Imagine a hotel so remote a mule carries your luggage up a mountainside from the nearby “big” town. Welcome to the Kasbah du Toubkal.
Our driver dropped us off at the hotel “office” in a town at the bottom of steep hills in the High Atlas Mountains. The door was carved from local wood and the stones fronting the building are from the mountains that surrounded us. You can’t see my hiking boots, but I’m about to need them.
The tiny main street has vendors that collect supplies from vans, cars, or mules. One vendor stands outside his shop, wearing a djelaba (pronounced without the “d” sound at start of word) over his clothes.
Once we “checked in,” they flagged down a passing donkey (or mule) and loaded up our suitcases (we traveled with bigger bags for the extended vacation and varied climates- no more backpacking as in younger days). A note here about mules and donkeys. In Morocco, they were about the same size, whereas my husband remembers from his grandfather’s farm in Georgia, that the mules there were substantially larger than donkeys.
We followed the backside. . .ahem. . .we followed our luggage up a winding street and continued as it turned into a rocky trail up a hillside.
Eventually we reached the Kasbah du Toubkal clinging to the mountainside. A wide wooden gate was opened and our luggage offloaded. Berber kasbah staff carried it into a courtyard of stones steps amid a tiny oasis of wildflowers and lawn.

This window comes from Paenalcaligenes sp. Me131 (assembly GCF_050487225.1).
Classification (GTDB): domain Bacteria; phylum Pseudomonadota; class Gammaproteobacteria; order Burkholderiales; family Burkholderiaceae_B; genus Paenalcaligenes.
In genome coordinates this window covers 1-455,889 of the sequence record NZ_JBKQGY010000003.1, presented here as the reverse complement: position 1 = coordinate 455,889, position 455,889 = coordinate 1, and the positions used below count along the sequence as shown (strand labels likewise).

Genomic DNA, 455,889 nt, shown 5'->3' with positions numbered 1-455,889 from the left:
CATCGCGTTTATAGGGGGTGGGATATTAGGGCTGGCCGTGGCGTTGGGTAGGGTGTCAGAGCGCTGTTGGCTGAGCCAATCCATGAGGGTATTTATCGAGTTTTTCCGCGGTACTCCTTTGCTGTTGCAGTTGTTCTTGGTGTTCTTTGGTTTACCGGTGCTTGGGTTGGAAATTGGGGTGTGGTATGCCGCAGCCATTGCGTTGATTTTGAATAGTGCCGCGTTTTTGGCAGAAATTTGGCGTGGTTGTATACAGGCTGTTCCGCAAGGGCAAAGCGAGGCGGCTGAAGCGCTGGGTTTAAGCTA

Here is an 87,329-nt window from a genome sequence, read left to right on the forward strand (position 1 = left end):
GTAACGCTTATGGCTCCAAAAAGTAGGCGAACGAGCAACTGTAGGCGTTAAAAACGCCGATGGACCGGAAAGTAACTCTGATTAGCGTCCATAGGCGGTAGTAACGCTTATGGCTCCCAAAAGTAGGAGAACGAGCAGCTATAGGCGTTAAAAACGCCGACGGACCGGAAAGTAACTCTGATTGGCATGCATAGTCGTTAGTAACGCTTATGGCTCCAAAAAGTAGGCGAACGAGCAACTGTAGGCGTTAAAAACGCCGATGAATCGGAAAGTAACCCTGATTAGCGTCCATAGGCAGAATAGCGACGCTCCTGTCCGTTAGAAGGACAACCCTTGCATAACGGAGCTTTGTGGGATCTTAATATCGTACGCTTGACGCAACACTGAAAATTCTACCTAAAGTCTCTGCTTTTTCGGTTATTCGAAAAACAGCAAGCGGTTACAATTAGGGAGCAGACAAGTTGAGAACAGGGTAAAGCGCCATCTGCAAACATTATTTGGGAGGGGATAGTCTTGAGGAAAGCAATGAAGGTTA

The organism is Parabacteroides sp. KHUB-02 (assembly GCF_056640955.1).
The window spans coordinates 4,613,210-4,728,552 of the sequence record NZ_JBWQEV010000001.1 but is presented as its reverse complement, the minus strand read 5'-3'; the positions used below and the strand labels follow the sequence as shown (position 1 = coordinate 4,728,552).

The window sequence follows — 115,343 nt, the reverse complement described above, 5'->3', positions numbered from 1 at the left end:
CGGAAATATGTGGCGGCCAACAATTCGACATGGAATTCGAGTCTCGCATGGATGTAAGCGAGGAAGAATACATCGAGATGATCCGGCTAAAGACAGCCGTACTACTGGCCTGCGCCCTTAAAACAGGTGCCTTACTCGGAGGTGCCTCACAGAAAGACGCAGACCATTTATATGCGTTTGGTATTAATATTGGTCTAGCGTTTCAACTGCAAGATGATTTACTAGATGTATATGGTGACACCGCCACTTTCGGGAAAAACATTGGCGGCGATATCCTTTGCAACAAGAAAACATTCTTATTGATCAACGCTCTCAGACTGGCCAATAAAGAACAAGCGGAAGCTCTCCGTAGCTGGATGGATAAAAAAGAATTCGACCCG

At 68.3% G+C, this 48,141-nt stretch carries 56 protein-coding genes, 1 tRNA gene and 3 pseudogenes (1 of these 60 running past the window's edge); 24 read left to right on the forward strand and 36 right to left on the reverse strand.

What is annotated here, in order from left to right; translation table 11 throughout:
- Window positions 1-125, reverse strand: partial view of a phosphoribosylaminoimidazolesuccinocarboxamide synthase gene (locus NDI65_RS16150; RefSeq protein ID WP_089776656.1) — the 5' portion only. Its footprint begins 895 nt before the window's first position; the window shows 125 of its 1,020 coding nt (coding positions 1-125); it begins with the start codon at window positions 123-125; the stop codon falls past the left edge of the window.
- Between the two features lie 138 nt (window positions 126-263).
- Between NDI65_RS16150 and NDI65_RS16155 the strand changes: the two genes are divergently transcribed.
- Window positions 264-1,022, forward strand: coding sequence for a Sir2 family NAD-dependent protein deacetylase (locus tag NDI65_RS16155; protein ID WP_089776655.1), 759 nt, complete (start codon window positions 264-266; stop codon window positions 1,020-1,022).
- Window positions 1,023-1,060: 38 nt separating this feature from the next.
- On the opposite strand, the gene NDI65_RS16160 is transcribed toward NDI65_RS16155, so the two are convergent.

The evening we arrived, a cool fog hung over the mountains and draped into the valley.
Our small but comfortable room is beneath the large pot you see on the roof. The very thick mud walls would keep anyone warm or cool no matter the weather.
The kasbah was rebuilt on a caid’s old home site in a joint venture between Europeans and the local Berber village. From the kasbah terrace outside our room, you can see the Berber village over my husband’s shoulder. Note the satellite dishes on the village dwellings. Electricity reaches almost everywhere in Morocco now. I can tell you the most watched programs are the “football” games. Before we arrived in Morocco the state soccer team had been playing poorly. Our driver claimed they were “cats” not the “lions” as they were known. Before we left, they had a big victory and were once again worthy of being called lions.
Stay tuned for the next blog on how to do a picnic “Berber style” in the mountains.